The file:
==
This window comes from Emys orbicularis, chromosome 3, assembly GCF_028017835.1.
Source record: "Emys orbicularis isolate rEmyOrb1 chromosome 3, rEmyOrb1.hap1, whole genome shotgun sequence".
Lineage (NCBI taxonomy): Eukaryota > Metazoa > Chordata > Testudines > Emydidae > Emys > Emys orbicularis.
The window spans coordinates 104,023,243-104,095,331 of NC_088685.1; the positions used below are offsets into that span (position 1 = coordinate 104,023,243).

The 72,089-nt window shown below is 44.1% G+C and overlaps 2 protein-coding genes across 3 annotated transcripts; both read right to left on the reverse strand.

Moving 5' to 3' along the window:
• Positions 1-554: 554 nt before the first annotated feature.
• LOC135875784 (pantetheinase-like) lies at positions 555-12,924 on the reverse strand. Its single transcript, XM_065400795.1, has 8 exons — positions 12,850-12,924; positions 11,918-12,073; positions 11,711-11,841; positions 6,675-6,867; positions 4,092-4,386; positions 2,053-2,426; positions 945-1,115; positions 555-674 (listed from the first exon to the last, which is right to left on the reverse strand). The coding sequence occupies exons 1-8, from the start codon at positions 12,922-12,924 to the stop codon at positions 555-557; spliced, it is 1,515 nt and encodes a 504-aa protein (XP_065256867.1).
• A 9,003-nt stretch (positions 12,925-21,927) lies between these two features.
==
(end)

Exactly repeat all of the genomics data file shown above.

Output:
This window comes from Emys orbicularis, chromosome 3, assembly GCF_028017835.1.
Source record: "Emys orbicularis isolate rEmyOrb1 chromosome 3, rEmyOrb1.hap1, whole genome shotgun sequence".
Lineage (NCBI taxonomy): Eukaryota > Metazoa > Chordata > Testudines > Emydidae > Emys > Emys orbicularis.
The window spans coordinates 104,023,243-104,095,331 of NC_088685.1; the positions used below are offsets into that span (position 1 = coordinate 104,023,243).

The 72,089-nt window shown below is 44.1% G+C and overlaps 2 protein-coding genes across 3 annotated transcripts; both read right to left on the reverse strand.

Moving 5' to 3' along the window:
• Positions 1-554: 554 nt before the first annotated feature.
• LOC135875784 (pantetheinase-like) lies at positions 555-12,924 on the reverse strand. Its single transcript, XM_065400795.1, has 8 exons — positions 12,850-12,924; positions 11,918-12,073; positions 11,711-11,841; positions 6,675-6,867; positions 4,092-4,386; positions 2,053-2,426; positions 945-1,115; positions 555-674 (listed from the first exon to the last, which is right to left on the reverse strand). The coding sequence occupies exons 1-8, from the start codon at positions 12,922-12,924 to the stop codon at positions 555-557; spliced, it is 1,515 nt and encodes a 504-aa protein (XP_065256867.1).
• A 9,003-nt stretch (positions 12,925-21,927) lies between these two features.